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dd's school calls itself "NonDenominal" but they take hte children to church harvest, easter and xmas (etc) ????

33 replies

nailpolish · 26/09/2007 17:08

doesnt make sense

OP posts:
pointydog · 26/09/2007 17:37

There are no protestant schools. What do you mean?

nailpolish · 26/09/2007 17:37

to me its so irrelevant

OP posts:
nailpolish · 26/09/2007 17:38

weelll i mean there are a lot of catholic school s here, the ND ones are just protestant
not ND as i think it should mean

OP posts:
nell12 · 26/09/2007 17:41

Firstly, as a Sunday school teacher I can tell you it has changed!!! We now play games, do arts and crafts, sing songs and also teach. We teach about love, caring and forgiveness I have no problem with teaching a child, ANY CHILD that.

As most of the children in most non-denominational schools will celebrate Christmas and Easter, even if it is just to recieve presents or chocolate eggs, where is the harm in teaching them one of the reasons why these traditions have come about.

As for Harvest Festival, these days it is all about collecting for the poor and needy, the fact that the church or the Salvation army are the bodies that organise collection and distribution of donations means that of course they play a role... mainly in thanking the children for their generosity.

The National curriculum states that all children recieve RE lessons, they will learn about Hinduism (and probably celbrate Diwali) Islam (and will visit a Mosque and celebrate Eid) Judaism (and will visit a Synagogue and make oil lamps or dreydls) as well as Christianity.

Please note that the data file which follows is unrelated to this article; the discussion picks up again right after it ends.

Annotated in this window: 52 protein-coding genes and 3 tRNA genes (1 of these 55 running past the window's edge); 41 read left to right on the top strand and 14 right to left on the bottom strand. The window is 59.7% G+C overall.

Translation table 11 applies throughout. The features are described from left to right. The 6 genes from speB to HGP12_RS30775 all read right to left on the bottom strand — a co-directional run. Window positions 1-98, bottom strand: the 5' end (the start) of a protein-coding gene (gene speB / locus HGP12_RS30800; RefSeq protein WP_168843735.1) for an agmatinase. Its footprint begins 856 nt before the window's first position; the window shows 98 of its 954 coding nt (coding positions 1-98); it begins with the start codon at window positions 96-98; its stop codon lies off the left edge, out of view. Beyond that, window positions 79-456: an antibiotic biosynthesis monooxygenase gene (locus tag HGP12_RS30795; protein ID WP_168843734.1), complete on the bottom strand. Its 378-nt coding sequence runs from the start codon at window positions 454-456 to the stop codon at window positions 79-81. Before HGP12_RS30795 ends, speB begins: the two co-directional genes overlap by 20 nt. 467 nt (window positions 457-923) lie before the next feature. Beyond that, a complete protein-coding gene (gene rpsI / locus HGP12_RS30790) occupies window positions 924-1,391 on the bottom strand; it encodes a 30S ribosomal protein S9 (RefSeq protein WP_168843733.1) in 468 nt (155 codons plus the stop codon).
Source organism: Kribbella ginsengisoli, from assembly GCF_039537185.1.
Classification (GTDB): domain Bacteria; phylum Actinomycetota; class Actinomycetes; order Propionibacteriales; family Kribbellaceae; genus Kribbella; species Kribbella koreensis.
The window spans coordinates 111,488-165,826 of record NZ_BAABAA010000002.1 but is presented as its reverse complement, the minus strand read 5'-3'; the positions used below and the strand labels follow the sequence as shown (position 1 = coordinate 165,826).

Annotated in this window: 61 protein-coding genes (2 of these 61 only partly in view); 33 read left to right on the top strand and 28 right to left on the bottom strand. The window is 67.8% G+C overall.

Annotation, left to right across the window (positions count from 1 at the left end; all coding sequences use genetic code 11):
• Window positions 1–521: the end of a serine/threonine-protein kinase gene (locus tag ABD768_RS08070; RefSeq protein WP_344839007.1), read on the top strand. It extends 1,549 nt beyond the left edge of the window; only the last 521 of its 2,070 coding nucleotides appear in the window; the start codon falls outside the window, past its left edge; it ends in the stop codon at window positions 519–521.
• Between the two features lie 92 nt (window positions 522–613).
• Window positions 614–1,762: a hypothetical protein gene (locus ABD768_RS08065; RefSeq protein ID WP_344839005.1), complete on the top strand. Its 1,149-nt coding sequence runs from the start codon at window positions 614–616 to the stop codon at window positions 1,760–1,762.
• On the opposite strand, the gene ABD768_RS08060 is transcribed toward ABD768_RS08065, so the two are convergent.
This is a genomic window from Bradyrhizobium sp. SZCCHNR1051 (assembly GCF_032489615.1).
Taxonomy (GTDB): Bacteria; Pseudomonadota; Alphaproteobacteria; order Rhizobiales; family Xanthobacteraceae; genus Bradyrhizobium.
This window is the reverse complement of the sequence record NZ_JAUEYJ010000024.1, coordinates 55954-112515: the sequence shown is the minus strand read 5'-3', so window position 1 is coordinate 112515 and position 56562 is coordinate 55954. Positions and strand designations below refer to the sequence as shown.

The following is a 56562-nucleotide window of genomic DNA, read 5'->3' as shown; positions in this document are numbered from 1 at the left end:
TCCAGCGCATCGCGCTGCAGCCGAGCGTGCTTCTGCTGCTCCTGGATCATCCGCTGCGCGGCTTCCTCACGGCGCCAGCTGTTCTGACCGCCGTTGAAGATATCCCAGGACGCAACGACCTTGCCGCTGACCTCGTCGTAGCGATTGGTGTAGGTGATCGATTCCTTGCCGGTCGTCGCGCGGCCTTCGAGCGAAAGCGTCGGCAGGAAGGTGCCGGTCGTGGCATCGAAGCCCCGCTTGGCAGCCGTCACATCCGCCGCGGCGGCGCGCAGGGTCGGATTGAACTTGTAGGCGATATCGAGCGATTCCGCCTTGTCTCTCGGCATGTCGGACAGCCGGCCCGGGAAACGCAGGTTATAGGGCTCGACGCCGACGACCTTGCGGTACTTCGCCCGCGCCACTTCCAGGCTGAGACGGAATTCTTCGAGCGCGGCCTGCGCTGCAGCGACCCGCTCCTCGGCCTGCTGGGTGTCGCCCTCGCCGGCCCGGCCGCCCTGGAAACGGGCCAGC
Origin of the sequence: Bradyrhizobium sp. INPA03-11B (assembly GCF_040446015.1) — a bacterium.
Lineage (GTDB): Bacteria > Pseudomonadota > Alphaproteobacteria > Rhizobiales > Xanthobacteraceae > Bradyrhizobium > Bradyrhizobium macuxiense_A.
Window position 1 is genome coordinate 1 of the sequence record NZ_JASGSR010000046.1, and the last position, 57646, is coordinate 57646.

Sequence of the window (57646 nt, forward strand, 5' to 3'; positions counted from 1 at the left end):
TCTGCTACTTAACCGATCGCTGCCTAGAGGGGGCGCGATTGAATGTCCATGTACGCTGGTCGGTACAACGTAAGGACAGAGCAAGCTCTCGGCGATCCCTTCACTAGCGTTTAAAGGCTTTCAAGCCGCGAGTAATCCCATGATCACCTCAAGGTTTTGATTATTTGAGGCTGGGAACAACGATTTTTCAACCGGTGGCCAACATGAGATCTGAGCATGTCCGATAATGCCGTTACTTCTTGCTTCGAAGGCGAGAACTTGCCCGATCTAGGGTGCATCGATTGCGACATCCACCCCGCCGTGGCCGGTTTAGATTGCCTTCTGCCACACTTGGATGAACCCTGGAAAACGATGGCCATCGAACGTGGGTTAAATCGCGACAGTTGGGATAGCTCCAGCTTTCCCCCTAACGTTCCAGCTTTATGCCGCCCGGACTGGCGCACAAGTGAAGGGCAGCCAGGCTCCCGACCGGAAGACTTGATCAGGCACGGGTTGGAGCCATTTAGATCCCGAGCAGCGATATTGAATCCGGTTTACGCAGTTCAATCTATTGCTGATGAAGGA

pointydog · 26/09/2007 17:41

They aren't protestant in the way catholic schools are catholic. Far from it.

Assemblies are usually where schools get in their 'religious observance' which they are obligated to do. The minister connected to my school isn't protestant. Christian festivals are recognised at these assemblies. Sometimes hymns are sung. Usually not.

There will not be any whole class prayers or tea\ching as truth.

oatcake · 26/09/2007 17:44

sorry, hijack, NP, you there?

geekgirl · 26/09/2007 17:49

our school is the same. Calls itself a community primary but rams it down the children's throats at every opportunity, under the disguise of 'daily act of worship' (err, actually, it appears to be more like three times a day)

I asked about it at the governors' meeting (am a parent gov) and was met with rather hostile stares - as if I'd suggested ritual sacrificing of goats at playtime or something.

pointydog · 26/09/2007 17:51

Overall, Scotland is much more sensible than England about this

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